An aircraft’s transponder (short for “transmitter-responder”) is an electronic device on aircraft that transmits a four digit code (called a “squawk code”) which allows the aircraft to be identified by Air Traffic Control.
In the cockpit pilots enter the four digit code assigned to them by ATC into the transponder (also referred to as “TXPDR” or “XPDR”) which identifies the aircraft on the Air Traffic Control radar screen.
How transponders work
There are two basic type of Air Traffic Control (ATC) radar: primary and secondary radar.
Primary radar will show a return on the controllers screen when the radar signal is reflected back to the radar i.e. by an aircraft. Primary radar does not provide any other information to the controller apart from the distance and bearing of the aircraft.
Secondary Surveillance Radar (SSR) transmits an “interrogation” (a request for information) on 1030 MHz that is received by the transponder which in turn replies on 1090 MHz. This reply includes the aircrafts 4-digit squawk code which allows the aircraft callsign or registration to be displayed and can also include the aircraft’s pressure altitude.
How do squawk codes work?
Normally air traffic control will assign a squawk code with the first clearance the flight receives (either on the ground or in the air).
If the flight will be a VFR flight then the pilot will either set a squawk of 1200 in the U.S. or 7000 in most of the rest of the world.
Squawk codes issued to aircraft are unique to that aircraft and will show the aircraft’s flight number or registration on the controllers screen.
Air Traffic Control “primary radars” show the bearing and distance from the radar to the aircraft. Secondary Surveillance Radar (SSR) will show controllers additional information derived from the squawk code.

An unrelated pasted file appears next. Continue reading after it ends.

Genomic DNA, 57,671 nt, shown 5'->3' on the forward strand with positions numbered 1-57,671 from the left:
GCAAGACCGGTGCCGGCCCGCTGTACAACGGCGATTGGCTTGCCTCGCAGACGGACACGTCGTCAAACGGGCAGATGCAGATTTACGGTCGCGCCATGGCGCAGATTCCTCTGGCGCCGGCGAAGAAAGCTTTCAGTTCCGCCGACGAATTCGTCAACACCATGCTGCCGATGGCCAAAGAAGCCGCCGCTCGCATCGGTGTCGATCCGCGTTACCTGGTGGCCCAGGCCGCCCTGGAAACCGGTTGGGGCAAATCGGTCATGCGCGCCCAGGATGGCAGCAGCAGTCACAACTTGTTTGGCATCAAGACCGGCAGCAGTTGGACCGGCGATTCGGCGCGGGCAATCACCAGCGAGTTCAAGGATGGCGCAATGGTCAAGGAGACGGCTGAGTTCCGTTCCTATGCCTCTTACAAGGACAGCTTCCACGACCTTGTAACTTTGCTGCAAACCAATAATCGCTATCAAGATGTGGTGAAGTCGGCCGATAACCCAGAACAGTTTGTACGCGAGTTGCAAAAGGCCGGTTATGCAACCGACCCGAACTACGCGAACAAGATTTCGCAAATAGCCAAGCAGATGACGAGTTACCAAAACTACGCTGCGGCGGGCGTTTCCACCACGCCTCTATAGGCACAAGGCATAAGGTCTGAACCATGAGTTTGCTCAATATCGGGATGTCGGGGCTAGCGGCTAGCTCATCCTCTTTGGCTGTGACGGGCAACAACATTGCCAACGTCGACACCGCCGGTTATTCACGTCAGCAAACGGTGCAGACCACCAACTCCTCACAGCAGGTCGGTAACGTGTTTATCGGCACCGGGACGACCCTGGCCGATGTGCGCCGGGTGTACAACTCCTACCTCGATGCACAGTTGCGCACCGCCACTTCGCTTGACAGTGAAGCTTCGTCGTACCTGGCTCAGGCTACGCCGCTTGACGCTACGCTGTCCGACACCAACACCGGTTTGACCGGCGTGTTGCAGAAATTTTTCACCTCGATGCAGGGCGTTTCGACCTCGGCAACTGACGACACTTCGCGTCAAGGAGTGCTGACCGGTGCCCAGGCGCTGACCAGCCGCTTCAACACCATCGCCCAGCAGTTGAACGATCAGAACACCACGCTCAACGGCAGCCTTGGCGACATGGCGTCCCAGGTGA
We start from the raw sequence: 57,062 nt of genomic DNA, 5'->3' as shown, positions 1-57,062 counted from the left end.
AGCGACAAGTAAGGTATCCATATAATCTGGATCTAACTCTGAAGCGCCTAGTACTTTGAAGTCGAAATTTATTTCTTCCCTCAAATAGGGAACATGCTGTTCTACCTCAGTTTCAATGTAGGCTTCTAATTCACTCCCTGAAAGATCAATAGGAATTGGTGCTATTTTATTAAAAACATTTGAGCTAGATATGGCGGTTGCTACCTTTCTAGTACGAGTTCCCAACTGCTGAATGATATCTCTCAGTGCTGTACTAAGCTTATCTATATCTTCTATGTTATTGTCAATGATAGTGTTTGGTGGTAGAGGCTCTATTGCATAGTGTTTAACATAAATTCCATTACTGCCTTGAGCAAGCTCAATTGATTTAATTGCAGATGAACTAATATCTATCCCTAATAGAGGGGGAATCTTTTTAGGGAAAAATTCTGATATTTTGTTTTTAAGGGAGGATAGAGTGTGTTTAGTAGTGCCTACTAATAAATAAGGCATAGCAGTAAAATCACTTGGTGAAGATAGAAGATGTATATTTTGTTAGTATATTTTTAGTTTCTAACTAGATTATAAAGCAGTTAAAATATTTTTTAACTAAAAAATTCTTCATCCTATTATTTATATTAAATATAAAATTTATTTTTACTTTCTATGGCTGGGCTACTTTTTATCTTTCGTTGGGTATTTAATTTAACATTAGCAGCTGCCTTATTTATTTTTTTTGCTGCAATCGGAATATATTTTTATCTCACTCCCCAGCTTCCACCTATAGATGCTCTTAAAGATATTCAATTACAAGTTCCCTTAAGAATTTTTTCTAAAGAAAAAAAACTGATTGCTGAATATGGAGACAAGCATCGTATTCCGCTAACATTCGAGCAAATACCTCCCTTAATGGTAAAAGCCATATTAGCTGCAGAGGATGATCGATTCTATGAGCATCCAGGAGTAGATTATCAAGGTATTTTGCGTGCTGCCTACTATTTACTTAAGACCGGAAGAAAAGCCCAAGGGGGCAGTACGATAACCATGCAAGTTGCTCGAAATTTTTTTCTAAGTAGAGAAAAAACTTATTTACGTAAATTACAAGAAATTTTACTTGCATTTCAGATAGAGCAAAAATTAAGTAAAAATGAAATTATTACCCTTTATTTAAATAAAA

Why do squawk codes range from 0 to 7?
Historically, transponders were designed to used “octal numbers” i.e. from 0 to 7. Squawk codes are 4-digit octal numbers from 0 to 7, resulting in 4096 possible codes.
More information about the advantages of octal numbers in computer programming can be found here.
What happens when ATC tell an aircraft to “squawk ident”
Its common to hear air traffic controller telling a pilot to “squawk ident”. On all transponders (mode A, C and S) there is an ident button and telling a pilot “squawk ident” is an instruction for the pilot to press that button.
When ATC radar picks up the “ident” signal it causes that aircraft to stand out, or “blossom”, on their screens. They use this as another means to positively identify an aircraft – i.e. to make sure they are giving instructions to the correct aircraft.
What is the difference between Mode A and Mode C transponders?
Modern transponders can operate in certain “modes” – this may be because of their limit (some light aircraft may have transponders limited to Mode A or C), or because of pilot selection (e.g. following a malfunction).
Generally there are 3 types of transponder modes: A, C and S.
Mode A Transponder
Mode A (“mode alpha”) is the most basic mode. Operating a transponder in Mode A will only show the selected squawk code on the controllers screen.